On Island Time
Leave behind your landlocked lifestyle to relax on these charming North American isles.
Assateague isn't only for the birds, but it's wonderful for watching them or enjoying other wildlife, such as wild horses.
Birds start to twitch as we approach the spring equinox. Their brains, catalyzed by the lengthening photoperiod, i.e. more sunlight, tell them to fatten up for spring flights to summer nesting lands. For these migrants, many having flown for countless nighttime hours across gulf, ocean and lake, islands appear at the perfect moment, providing shelter, rest, and most importantly, nourishment. Islands also replenish us. A ferry or causeway carries us away from harried society.
Living on an island takes resolve, but a daylong or weeklong visit provides plenty of island medicine without any of the obligation. For example, one doesn't casually move to Vancouver's Bowen Island, an artist colony where, one former resident recently reflected, "everyone knows what you ate for breakfast." But a visit to Bowen Island on a sun-filled Saturday to tour galleries and sample pastries at The Village Baker café should be nobody's business but your own. Here are eight superb islands that just might tempt you to set your clock to island time.
Assateague Island, Virginia
You can't inhabit Assateague Island unless you have feathers or your height is measured in hands. Home to more than 300 bird species, this 37-mile-long barrier island constantly changes physically, though its unusual political split between claimants Maryland and Virginia remains firmly in place. The state and commonwealth even divide the famed wild (actually feral) horses with a fence that bisects the island. You can only see the "saltwater roundup" on the Virginia side however, when the Chincoteague Volunteer Fire Department, which manages the herd, completes a census and thins the herd via auction on "Pony Penning Day." (More progressive Maryland keeps herd numbers stable with contraception.) Kayaking upon the natural inland channels reveals herons, eagles, pelicans and, yes, even the occasional horse.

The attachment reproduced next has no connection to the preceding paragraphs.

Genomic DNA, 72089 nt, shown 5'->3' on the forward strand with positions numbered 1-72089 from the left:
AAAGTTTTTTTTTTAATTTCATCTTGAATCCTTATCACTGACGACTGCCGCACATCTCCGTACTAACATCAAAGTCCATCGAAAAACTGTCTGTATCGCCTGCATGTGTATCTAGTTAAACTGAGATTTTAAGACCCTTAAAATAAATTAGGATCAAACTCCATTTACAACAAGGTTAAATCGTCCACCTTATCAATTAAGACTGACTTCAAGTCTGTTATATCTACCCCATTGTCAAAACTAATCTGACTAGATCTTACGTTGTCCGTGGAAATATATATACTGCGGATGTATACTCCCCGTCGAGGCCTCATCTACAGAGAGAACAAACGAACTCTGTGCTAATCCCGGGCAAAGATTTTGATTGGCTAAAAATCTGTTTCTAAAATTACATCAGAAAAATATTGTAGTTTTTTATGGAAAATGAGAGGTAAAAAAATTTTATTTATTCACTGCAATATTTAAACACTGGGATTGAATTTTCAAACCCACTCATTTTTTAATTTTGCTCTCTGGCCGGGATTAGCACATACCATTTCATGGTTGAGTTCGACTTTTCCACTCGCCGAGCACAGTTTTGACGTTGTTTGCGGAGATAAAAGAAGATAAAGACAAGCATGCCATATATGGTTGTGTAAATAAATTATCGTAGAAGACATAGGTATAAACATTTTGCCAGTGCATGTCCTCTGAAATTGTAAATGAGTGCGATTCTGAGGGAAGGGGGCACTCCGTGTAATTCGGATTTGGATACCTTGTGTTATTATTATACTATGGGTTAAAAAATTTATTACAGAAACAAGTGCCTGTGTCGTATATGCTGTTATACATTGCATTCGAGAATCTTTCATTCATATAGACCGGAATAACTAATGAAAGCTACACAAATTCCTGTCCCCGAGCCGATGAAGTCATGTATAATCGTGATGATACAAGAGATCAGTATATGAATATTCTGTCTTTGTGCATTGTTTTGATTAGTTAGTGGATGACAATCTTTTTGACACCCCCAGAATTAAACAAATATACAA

Vibrant and varied cultures collide with serenity on Nova Scotia's Cape Breton Island.
Cape Breton Island, Nova Scotia
Islands are defined by physical remoteness, but no North American "landmass surrounded entirely by water" dispatches us more dramatically into a different culture than Cape Breton. Highway signs appear in not two but four languages here: Acadian, Gaelic, English and the Algonquian language, Mikmaq. Once independent of Nova Scotia, this community continues to teach Gaelic in the schools. Alexander Graham Bell was so taken with the town of Baddeck on the shores of Bras d'Or Lake that he made his summer home here. The Cabot Trail traverses through the Cape Breton Highlands, among the most majestic headlands this side of Scotland. Visits to Cape Breton are incomplete without attending a Celtic music celebration, or caleigh, often featuring world-renowned fiddlers, or a kitchen party, spontaneous gatherings where even the guests are expected to participate.